...The door closed behind him, leaving Mary alone. Not only was she alone, she felt alone, more so than she ever remembered feeling before, as a street seems especially empty after a parade has passed by.
She ran from the verandah into the night, ignoring the music from the Randolph house. There was no sign of Dillie in the shadows and, uncertain, she paused by the first of the slave cabins, wondering whether to seek out her friend. After a moment she turned away, aware she didn’t want to share what had happened with anyone. As she walked rapidly toward the road to Jarvis’, she savored her meeting with Philippe Manigault and Jeremy Johnston, repeating every word she could remember to herself so she wouldn’t forget them.
The sound of low voices roused her from her reverie. Looking around, she saw the glow of a cigar where a group of coachmen stood talking near the stables. She recognized the high-pitched voice of Caesar, the Longstreets’ slave, recounting an involved tale of an overnight journey to Montgomery.
Mary hastened away from the shed-like stable buildings, skirted the empty carriages, and reached the road leading home. Ahead of her she heard a horse, the thrum of its hooves receding into the night. Suddenly she stopped. Was it midnight? Near it, certainly. At midnight, Philippe had said, a pumpkin would turn into a coach-and-four. Retracing her steps, she approached the carriages until their silhouettes were high and dark against the lights of the house. Not that one, nor this. Yes, here, this was the carriage that had brought the two strangers here and would soon return them to the Longstreets’ home.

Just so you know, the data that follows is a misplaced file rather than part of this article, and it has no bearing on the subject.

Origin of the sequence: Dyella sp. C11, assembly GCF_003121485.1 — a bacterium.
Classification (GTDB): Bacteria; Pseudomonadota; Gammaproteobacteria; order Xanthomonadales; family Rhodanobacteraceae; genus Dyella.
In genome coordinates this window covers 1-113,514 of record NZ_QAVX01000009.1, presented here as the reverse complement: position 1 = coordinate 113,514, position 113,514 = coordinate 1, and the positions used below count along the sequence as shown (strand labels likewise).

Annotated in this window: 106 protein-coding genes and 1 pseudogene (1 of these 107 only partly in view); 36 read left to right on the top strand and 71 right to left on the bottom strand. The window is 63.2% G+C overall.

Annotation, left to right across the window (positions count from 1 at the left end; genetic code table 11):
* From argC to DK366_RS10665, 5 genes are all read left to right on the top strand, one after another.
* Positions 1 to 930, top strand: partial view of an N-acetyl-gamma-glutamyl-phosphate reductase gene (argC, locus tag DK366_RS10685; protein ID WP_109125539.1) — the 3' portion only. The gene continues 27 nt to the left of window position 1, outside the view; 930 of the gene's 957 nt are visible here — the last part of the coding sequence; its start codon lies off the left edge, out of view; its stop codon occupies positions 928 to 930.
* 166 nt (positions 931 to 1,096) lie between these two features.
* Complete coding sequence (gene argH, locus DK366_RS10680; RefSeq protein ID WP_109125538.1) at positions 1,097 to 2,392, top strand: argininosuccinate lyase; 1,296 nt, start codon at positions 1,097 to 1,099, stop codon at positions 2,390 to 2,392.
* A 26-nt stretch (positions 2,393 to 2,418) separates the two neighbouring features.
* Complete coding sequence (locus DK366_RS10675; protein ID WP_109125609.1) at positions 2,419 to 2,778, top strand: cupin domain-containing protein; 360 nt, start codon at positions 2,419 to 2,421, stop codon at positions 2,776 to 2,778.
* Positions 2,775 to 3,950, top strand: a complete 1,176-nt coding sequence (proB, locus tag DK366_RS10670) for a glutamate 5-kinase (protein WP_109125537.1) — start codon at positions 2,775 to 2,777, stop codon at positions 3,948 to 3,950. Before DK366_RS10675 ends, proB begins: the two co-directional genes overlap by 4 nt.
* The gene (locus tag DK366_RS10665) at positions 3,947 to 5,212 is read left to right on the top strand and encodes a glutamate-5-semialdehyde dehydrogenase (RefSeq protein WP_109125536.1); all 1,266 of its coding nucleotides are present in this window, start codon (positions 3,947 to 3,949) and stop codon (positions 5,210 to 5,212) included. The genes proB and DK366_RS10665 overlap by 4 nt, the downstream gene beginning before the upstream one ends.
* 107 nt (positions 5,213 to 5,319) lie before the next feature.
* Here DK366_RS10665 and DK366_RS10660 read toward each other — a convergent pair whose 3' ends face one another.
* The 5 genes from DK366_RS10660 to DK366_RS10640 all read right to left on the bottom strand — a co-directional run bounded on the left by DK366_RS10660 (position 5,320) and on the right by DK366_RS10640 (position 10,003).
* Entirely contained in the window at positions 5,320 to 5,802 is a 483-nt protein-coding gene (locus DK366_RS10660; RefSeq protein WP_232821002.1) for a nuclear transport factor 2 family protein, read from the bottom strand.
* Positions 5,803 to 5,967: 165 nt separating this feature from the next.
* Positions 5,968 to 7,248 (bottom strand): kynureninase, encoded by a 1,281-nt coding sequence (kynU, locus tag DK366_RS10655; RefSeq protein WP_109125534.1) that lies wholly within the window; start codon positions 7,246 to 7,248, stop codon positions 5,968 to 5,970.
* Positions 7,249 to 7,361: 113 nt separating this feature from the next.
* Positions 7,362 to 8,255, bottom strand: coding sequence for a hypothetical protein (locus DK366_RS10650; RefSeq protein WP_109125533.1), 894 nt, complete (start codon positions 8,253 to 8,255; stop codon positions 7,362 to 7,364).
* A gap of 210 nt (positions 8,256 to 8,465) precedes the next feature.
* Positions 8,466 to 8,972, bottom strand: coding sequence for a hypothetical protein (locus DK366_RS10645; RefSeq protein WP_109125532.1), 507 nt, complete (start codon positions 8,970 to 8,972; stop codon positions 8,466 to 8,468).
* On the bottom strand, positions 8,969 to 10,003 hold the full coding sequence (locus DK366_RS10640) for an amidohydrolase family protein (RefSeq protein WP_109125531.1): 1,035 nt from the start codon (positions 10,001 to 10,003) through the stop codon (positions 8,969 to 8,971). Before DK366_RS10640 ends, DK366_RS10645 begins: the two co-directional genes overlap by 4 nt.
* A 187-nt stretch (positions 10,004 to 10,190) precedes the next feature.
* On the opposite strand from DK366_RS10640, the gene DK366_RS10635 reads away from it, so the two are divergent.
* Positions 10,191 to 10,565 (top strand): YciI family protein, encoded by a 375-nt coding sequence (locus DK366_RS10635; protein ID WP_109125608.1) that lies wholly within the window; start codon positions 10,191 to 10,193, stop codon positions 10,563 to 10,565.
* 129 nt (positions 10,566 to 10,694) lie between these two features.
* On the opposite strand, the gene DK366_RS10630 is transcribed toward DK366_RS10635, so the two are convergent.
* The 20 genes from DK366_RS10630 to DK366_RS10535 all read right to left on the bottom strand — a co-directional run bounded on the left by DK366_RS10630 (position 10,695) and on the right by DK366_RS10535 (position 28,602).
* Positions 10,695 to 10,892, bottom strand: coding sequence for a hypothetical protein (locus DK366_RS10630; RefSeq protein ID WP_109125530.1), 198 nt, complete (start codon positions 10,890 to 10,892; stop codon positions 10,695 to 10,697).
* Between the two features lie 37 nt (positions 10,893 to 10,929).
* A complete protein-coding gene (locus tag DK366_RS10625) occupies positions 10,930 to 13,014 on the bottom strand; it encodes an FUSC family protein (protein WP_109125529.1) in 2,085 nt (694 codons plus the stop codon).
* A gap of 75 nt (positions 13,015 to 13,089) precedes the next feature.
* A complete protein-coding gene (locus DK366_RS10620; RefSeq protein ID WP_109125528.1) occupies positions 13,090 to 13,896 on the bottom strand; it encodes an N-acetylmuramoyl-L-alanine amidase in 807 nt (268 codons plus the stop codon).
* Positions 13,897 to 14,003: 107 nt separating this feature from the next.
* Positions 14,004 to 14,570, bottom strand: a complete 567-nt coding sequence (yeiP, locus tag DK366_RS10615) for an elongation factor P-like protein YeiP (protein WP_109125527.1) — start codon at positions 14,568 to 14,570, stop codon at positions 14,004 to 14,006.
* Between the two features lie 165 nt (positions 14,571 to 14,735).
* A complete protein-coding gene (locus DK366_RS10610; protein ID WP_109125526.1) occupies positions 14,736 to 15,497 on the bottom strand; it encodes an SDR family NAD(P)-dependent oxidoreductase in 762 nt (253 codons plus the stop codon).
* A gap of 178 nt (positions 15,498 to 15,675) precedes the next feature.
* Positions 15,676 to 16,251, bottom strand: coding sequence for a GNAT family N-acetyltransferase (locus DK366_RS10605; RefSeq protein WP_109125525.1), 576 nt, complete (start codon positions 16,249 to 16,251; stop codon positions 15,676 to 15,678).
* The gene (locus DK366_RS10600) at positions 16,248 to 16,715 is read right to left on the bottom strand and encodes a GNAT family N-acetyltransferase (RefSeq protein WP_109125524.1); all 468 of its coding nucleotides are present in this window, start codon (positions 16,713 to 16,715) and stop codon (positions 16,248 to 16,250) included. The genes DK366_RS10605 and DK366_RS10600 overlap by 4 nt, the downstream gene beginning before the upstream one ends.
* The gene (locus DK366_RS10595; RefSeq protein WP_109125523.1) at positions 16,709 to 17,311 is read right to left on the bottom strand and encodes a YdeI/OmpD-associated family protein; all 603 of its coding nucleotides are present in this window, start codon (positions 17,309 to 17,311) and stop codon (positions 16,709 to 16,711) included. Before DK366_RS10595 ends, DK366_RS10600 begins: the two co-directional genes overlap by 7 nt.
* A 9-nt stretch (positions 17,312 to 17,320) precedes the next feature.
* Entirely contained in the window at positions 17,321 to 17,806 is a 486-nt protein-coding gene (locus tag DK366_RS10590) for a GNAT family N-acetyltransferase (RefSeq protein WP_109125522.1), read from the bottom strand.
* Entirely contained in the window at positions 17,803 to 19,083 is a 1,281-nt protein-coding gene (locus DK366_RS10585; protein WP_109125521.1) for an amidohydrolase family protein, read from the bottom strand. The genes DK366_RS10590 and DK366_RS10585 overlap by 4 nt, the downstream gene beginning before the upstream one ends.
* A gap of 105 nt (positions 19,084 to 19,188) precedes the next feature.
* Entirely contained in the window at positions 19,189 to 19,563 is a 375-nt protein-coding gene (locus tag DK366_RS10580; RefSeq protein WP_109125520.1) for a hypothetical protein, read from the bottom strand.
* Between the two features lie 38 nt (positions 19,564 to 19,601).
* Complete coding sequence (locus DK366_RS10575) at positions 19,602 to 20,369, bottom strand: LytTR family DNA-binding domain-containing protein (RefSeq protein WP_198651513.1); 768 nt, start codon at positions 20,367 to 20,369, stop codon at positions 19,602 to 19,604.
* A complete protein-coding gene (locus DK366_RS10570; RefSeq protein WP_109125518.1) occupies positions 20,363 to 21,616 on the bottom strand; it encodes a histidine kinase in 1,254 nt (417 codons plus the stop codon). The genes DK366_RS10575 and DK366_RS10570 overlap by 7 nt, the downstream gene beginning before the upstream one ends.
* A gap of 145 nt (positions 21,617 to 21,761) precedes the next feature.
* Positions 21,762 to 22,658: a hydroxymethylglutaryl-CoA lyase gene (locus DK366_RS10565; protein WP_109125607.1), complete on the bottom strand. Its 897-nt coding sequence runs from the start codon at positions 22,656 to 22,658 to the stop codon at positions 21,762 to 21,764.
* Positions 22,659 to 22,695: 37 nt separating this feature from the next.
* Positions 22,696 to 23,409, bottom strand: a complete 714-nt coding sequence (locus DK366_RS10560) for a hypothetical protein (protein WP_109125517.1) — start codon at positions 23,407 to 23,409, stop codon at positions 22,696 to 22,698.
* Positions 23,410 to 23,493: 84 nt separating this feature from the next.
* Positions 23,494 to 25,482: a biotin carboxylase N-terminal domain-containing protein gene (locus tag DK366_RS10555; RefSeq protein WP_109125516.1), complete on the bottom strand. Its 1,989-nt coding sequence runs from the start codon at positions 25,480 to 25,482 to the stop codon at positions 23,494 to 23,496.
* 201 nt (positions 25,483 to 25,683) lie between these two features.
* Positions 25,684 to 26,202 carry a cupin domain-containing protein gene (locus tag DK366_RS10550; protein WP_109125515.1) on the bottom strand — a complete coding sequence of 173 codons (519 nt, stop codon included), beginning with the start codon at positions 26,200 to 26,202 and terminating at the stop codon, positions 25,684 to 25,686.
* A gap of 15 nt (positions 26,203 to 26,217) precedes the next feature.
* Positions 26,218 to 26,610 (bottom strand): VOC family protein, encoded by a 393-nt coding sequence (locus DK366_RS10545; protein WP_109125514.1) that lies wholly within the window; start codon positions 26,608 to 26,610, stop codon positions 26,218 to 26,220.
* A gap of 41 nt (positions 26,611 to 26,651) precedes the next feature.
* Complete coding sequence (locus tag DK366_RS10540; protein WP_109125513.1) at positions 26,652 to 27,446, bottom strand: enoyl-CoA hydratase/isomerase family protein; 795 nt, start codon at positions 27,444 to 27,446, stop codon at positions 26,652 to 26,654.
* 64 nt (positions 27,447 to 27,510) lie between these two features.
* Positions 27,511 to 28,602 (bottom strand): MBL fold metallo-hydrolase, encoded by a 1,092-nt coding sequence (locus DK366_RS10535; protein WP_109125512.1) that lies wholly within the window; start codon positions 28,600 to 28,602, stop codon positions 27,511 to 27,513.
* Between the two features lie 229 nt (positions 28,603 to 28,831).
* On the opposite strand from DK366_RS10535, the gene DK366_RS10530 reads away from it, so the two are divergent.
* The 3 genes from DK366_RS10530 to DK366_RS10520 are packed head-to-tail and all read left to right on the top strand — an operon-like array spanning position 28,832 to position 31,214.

Going to the rear of the carriage, Mary ran her hands along the side of the boot. Careful to make no noise, she climbed onto a spoke of the wheel, lifted the cover and felt inside. The boot was empty. Hope surged through her, and she smiled. Caesar hadn’t yet harnessed the horses so she had time if she hurried.
This was her chance, she told herself, perhaps her only chance. She’d seen too many other servants and slave girls become big with child, and watched as they married, or not, into a life of drudgery in either case. That wasn’t for her. Not for Mary Vere. She wasn’t meant to be a servant for the rest of her life. The world beckoned to her. Somewhere in that world she would find her father.
Mary hurried down the road away from the Randolph house, heedless of the noise she made as she ran, not caring whether or not she was seen. She passed no one. Panting as she ran into the Jarvis yard, she looked up at the three-story house looming darkly over her, a weak light shining through two of the rear windows. She was sure no one had yet returned from the ball.
Still hurrying, though careful not to disturb any of the house slaves who might be asleep in the west wing, she entered the house through the back door, made her way to the stairs and climbed to the second floor. At the foot of the narrow steps leading to the tower, she hesitated, shivering slightly without knowing why.
As she climbed the winding staircase, she murmured reassuringly to herself. She’d retrieve her small savings from its hiding place, pack her carpetbag, take her cat and be ready to leave this house forever. Mary felt no regrets. She’d never been happy here as a servant and, besides, she was no longer a child. She could do as she pleased. No matter what some men might think. Remembering the cursory glance of Jeremy Johnston, she frowned. He’ll not look at me like that the next time he sees me, she vowed.
Opening her door, she stepped into darkness. Again she felt a chill. Shaking her head, she walked to a small table and felt inside a drawer for a match. After lighting it, she reached for the candle on the tabletop as the cat curled itself around her ankles.
Startled by a sound behind her, she whirled around and heard a click as the door of her room closed. By the light of her match she saw Micah Randolph grinning at her. Or was it Esau?
“I’ve been waiting for you,” he said...